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CHAPTER 4 An Overview of Promising Interventions A major conclusion that can be drawn from the data presented in Chapters 1 through 3 (Part I ~ of this report is that reducing the incidence of low birthweight holds great promise for improving the outcome of pregnancy and reducing infant mortality over the next decade. In Part II, summarized in this brief chapter, the committee explores various approaches to preventing low birthweight, based on current information and exper fence. The committee reviewed many possible strategies, evaluating in particular interventions that could reduce the major low birthweight risk factors summarized in Chapter 2. The inquiry has been limited to interventions in the general domain of health services--an appropriate focus given the composition of the committee and its charge. The committee did not, for example, assess the relationship to pregnancy outcome of the majority of social welfare and income redistribution programs, although it is apparent that a variety of approaches well outside the purview of health services have much to contribute to reducing low birthweight. For example, the income maintenance experiment in Gary, Indiana, suggested a positive relationship between income supplementation and pregnancy outcome.) A1SO, research has suggested a link between high-quality early childhood education for economically disadvantaged children and lower pregnancy rates in the teenage years for the "graduates. of such programs--a significant finding because of the increased low birthweight risk among adolescent mothers.2 Reducing poverty and improving education could do much to decrease low birthweight, given the strong associations among birthweight socioeconomic status, and education (Chapter 3), but such perspectives are not explored in this report. The committee's review of health-related strategies has led to the conclusion that, despite many unanswered questions regarding the causes of and risks associated with low birthweight, policymakers and health professionals know enough at present to intervene more vigorously to reduce the incidence of low birthweight in infants. Methods already available have demonstrated their value in reducing low birthweight. These and a few new measures, detailed in following chapters, merit additional support and investment. No single approach will solve the low bir thweight problem. Instead, several types of programs should be 115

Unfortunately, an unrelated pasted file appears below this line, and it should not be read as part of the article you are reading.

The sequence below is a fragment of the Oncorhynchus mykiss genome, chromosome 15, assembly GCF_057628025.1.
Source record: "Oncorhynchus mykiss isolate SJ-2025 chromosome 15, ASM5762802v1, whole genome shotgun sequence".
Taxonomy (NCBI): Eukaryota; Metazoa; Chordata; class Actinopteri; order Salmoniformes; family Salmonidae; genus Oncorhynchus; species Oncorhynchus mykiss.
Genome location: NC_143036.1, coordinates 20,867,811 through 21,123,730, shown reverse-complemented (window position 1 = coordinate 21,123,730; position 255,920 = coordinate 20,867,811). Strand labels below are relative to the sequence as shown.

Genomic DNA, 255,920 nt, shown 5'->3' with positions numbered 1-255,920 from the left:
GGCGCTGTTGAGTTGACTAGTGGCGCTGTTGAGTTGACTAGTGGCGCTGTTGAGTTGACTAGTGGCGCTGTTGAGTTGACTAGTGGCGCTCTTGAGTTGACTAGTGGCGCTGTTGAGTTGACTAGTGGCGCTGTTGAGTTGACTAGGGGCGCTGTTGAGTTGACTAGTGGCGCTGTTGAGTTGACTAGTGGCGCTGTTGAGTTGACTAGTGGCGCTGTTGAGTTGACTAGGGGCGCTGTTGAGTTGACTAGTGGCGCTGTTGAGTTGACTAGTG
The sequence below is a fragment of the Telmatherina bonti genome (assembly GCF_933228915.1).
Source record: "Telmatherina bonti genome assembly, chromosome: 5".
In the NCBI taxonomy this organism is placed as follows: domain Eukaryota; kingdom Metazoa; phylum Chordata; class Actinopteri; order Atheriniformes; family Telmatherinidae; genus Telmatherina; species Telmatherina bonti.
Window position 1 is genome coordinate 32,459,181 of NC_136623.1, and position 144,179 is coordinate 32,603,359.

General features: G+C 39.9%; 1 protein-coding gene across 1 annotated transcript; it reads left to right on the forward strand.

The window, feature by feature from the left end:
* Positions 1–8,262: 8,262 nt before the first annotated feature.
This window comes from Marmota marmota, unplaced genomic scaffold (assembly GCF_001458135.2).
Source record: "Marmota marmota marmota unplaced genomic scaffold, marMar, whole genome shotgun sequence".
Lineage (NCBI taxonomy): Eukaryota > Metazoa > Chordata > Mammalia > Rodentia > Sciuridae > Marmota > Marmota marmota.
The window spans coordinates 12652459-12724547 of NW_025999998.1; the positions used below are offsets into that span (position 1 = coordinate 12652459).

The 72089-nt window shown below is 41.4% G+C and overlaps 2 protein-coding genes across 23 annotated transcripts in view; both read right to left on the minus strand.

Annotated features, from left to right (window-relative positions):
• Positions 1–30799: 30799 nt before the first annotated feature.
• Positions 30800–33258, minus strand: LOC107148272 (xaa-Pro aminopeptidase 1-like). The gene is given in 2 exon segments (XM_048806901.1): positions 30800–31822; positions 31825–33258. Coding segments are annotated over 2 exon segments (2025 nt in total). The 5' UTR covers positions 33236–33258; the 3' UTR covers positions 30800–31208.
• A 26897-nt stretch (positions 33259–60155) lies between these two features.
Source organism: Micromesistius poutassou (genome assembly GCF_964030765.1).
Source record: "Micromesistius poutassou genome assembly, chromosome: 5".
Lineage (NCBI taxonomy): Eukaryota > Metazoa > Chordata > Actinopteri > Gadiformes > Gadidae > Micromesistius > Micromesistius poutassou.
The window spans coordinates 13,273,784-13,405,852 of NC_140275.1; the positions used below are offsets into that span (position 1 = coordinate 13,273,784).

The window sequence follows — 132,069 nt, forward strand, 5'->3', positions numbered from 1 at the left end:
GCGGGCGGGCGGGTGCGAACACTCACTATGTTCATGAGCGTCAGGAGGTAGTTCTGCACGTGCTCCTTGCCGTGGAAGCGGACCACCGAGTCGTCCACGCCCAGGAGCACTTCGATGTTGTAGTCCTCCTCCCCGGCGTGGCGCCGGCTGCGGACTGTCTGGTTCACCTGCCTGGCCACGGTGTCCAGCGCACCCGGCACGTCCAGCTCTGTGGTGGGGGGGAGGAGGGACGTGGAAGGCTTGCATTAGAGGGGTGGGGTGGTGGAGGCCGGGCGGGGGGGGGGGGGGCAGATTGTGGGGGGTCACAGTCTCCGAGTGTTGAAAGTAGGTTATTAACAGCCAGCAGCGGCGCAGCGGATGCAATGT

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116 undertaken simultaneously. These range from specific medical procedures to broad scale public health and educational approaches. Promising Strategies Activities that have been shown to reduce low birthweight or that have the potential for doing so can be grouped into five major areas. These clusters are: 1. Reducing r isks associated with low birthweight in the interval before pregnancy by means of risk identification, counseling, and risk reduction; enlarging the content of general health education related to reproduction; and expanding and improving the provision of family planning services (Chapter 5~. 2. Increasing the accessibility of early and regular high-quality prenatal care services to all women. Achieving this goal entails understanding the reasons why some women still obtain little or no prenatal care, and systematically removing major barriers (Chapter 7~. 3. Strengthening and expanding the content of prenatal care for all women, and increasing the flexibility of such services to meet the varied needs of individual women. For women identified as being at elevated risk of delivering a low birthweight infant, certain components of care should be emphasized to lessen defined risks and to detect preterm labor or intrauterine growth retardation as early as possible to allow treatment of these conditions where feasible reshaper 8~. 4. Mounting a long-term, extensive public information program to convey a few well-chosen messages aimed at preventing low birthweight (Chapter 9~. S. Conducting a multifaceted program of research on low birthweight. Topics on which research is needed span many of the sciences--basic biomedical research, epidemiology, social and behavioral sciences, and health services research and evaluation. The committee attaches great importance to this last strategy. AS noted in earlier chapters, much remains to be learned about the etiology of low birthweight and the risks associated with it. In subsequent chapters, numerous research topics are highlighted, including issues in the content of prenatal care, how best to encourage high-risk, hard-to-reach women to enroll early in prenatal care, and how to decrease such behavioral risks as smoking during pregnancy. These and other research issues are noted throughout the report and are not confined to a single chapter. Due to a lack of adequate data, the committee was not able to calculate the precise impact of the recommended interventions on the incidence of low birthweight, although both chapters 3 and 6 suggest the potential effects on the low birthweight rate of providing prenatal care to all pregnant women beginning in the first trimester. The